A lot depends on how much post processing you think you need or want to do and how much you're prepared to spend.
If you just need to add a few tweaks to tidy your images up there are several free pieces of software around. If you want to isolate the subject from the background and superimpose a new background then you need to go for something a lot more sophisticated - and expensive.
At one end of the spectrum you can download free software that will usually correct red-eye and allow a certain amount of contrast and focus/sharpness correction. At the other end of the spectrum you have something like Adobe Photoshop that will do more than your wildest dreams.
An excellent interim choice is something like Adobe Photoshop Elements. Amazon currently have v.9 for £57.58, v.8 for £63.99 and v.7 for £17.87.
The added bonus is that if you go for either of these they are featured in great magazines such as Digital Photo which includes good 'how to' articles and movies on the included DVD where they take you through various projects.
I'm sure that there are many other fine products out there . . . . . it's just that I've never used them as I'm an Adobe-man through and through.
Agree with all the above, I used to use photoshop but a professional photographer friend introduced me to adobe lightroom and having tried it on a free trial I must say I'm hooked. It seems far simpler to use and a quicker method to process large amounts of images, it is quite expensive though but if you know someone at uni or college the student copy is around £70!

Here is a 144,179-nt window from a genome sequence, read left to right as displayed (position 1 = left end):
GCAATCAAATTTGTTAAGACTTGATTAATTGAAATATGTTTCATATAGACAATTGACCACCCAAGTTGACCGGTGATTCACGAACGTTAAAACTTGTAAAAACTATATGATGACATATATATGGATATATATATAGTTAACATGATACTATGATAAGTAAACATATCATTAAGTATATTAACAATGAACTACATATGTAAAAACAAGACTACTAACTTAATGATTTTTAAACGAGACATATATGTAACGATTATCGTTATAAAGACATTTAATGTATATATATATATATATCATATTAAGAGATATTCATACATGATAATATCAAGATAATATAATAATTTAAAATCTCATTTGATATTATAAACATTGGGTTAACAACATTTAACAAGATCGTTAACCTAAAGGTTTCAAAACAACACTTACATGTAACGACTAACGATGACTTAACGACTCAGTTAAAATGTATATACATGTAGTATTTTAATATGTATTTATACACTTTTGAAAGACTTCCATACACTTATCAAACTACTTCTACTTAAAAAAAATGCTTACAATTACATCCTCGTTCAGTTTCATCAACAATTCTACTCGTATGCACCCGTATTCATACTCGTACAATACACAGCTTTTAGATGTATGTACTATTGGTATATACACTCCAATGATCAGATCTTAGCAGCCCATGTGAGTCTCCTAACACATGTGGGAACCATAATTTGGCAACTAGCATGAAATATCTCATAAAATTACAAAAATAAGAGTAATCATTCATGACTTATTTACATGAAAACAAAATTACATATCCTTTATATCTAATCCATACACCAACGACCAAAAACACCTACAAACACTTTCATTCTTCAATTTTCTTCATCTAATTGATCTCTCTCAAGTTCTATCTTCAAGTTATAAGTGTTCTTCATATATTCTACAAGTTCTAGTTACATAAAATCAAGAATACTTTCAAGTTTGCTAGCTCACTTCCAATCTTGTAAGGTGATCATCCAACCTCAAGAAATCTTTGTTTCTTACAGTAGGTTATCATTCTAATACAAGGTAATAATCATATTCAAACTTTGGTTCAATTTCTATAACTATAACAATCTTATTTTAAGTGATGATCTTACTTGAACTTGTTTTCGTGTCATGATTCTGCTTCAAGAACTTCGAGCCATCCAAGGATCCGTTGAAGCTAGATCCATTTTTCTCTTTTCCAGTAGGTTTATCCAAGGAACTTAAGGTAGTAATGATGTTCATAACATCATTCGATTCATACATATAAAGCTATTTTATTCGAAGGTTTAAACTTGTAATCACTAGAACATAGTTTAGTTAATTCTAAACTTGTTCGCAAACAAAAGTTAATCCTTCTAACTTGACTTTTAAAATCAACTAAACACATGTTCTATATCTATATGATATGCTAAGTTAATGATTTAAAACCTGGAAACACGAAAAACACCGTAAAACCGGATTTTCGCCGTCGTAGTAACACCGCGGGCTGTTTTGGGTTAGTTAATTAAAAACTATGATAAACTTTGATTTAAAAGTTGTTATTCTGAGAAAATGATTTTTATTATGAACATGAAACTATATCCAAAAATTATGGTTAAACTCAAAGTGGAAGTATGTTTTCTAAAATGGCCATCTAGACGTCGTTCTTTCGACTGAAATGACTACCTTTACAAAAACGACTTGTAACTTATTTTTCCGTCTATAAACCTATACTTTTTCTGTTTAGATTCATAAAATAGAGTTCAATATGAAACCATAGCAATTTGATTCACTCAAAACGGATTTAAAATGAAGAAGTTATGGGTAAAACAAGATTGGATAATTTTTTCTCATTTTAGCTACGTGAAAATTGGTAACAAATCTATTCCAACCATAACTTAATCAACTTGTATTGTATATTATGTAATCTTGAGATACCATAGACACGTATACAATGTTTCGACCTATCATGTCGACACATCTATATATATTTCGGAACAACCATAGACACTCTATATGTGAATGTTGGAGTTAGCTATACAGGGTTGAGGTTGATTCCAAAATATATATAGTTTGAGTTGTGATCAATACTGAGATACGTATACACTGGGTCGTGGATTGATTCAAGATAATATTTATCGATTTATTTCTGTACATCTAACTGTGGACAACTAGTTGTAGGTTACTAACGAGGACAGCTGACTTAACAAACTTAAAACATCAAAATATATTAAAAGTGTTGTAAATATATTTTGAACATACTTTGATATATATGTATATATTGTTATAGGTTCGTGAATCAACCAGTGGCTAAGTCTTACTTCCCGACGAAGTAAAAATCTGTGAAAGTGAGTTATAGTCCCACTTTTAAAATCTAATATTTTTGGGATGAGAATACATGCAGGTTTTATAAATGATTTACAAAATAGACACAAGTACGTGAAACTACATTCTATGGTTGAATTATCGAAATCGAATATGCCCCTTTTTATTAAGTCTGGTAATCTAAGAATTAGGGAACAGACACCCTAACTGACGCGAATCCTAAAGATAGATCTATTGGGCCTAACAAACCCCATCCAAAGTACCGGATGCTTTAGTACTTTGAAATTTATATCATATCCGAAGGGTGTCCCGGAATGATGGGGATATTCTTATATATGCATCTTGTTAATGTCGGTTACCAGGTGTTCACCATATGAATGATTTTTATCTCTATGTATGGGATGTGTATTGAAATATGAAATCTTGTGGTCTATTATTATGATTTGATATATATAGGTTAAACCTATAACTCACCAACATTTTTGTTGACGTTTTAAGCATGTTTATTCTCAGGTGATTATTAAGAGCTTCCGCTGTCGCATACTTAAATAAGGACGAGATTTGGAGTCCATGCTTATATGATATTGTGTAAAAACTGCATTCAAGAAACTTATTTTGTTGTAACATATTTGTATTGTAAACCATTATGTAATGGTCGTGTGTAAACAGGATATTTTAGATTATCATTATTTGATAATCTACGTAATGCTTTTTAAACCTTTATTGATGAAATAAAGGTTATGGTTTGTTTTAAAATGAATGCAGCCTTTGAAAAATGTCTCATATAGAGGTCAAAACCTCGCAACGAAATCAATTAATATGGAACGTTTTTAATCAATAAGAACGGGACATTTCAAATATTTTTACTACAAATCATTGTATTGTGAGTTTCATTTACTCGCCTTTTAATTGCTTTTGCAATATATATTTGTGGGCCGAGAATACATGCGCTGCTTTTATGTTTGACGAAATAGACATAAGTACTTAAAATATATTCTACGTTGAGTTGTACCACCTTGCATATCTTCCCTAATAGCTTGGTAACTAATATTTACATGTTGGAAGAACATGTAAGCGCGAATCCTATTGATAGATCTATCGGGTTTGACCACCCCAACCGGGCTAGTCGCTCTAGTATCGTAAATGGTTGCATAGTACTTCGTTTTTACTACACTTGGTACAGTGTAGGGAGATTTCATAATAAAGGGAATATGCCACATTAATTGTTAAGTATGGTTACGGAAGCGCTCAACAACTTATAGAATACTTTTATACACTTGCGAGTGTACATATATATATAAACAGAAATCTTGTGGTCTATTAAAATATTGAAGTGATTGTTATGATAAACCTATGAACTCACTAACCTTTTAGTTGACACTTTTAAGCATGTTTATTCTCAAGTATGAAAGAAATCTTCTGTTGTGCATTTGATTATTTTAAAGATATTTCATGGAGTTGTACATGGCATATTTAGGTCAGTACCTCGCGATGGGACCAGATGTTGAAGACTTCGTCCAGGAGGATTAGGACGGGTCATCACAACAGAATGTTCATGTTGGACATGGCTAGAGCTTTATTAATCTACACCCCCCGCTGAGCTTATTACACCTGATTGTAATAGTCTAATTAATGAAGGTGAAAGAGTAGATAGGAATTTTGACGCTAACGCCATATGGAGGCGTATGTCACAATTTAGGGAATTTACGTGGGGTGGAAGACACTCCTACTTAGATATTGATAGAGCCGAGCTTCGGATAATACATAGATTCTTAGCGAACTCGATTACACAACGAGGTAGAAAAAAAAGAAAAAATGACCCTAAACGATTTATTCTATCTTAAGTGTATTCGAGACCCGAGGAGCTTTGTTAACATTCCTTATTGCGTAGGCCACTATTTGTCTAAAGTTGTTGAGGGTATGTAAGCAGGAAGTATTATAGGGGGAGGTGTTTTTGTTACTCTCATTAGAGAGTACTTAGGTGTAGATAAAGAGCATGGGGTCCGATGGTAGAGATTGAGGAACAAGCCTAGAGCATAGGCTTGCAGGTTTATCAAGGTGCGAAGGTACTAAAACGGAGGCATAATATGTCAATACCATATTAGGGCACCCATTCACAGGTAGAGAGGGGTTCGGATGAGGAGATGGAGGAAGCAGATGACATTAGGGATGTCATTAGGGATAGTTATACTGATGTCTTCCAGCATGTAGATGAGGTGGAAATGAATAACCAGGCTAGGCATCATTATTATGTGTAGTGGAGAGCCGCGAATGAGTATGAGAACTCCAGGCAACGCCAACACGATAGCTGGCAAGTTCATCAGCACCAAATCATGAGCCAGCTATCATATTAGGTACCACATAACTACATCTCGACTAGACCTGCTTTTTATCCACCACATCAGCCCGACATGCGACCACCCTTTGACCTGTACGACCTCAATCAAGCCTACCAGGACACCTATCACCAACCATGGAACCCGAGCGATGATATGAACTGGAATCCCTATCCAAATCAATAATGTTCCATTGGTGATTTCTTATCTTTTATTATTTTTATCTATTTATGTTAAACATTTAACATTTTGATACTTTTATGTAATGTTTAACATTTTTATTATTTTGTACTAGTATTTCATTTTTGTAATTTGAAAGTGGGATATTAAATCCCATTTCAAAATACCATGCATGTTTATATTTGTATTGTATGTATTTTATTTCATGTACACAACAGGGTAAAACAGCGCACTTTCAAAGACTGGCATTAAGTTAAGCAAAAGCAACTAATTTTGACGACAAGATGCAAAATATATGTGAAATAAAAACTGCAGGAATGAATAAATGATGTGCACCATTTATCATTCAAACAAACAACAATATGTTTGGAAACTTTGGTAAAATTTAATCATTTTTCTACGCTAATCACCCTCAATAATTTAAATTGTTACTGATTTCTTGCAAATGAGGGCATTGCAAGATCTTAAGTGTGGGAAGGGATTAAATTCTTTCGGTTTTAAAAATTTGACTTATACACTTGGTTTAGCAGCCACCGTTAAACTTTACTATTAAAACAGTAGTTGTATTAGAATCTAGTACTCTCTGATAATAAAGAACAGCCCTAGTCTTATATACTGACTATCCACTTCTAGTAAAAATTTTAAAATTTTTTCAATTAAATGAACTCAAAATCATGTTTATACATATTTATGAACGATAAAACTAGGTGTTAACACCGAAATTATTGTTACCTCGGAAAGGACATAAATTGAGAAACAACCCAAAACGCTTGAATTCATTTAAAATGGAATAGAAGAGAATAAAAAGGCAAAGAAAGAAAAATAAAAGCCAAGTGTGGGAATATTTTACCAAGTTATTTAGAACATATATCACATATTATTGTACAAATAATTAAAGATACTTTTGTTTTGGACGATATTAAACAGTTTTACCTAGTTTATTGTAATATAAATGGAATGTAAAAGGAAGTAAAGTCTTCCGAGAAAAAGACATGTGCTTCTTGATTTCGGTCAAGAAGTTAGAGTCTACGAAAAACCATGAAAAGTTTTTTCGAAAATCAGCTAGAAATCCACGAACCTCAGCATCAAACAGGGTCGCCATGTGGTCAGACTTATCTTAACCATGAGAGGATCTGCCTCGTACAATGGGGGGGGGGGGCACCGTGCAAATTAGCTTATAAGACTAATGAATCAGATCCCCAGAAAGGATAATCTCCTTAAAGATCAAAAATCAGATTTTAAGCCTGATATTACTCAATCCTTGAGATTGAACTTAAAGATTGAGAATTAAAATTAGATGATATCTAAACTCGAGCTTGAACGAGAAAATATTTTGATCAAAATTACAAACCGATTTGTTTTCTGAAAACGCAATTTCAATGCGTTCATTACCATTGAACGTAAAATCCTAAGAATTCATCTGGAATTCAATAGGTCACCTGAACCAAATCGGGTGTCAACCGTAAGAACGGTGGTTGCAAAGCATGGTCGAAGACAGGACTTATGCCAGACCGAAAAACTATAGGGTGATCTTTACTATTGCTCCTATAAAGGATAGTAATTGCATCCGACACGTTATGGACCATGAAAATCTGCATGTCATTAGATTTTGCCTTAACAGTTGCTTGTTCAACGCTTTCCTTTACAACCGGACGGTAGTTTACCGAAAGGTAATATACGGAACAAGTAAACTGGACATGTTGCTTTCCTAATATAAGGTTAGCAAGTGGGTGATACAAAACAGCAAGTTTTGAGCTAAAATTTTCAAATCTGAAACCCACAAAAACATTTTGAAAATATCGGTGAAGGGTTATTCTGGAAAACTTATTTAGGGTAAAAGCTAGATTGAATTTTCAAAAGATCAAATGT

I'm interested in what you say about Lightroom. I had a look at it and couldn't work out what it was for. I keep seeing references to 'workflow' (and Adobe's words are very flowery ;-) )but I'm not sure what benefits it provides over other packages?
workflow just refers to the processes you're going through and the order you do them. for a quick example: trim, resize, adjust levels, adjust colour, done. There's a really good guide on this web site under air show kit and photography - digital darkroom, i think. Personally I found lightroom just easier to use, having all the elements of my workflow to hand and therefore making it a lot faster. I dont tend to do much apart from touch up and fine tune my images so if you want to import backgrounds and do all kinds of fancy what-not i couldnt say how it would compare. another advantage is that it recognizes ARW which is sony's version of RAW which some packages dont. best thing to do is play with as many as possible and see what you get on with best, still waiting for my lightroom to arrive so will let you know how i get on.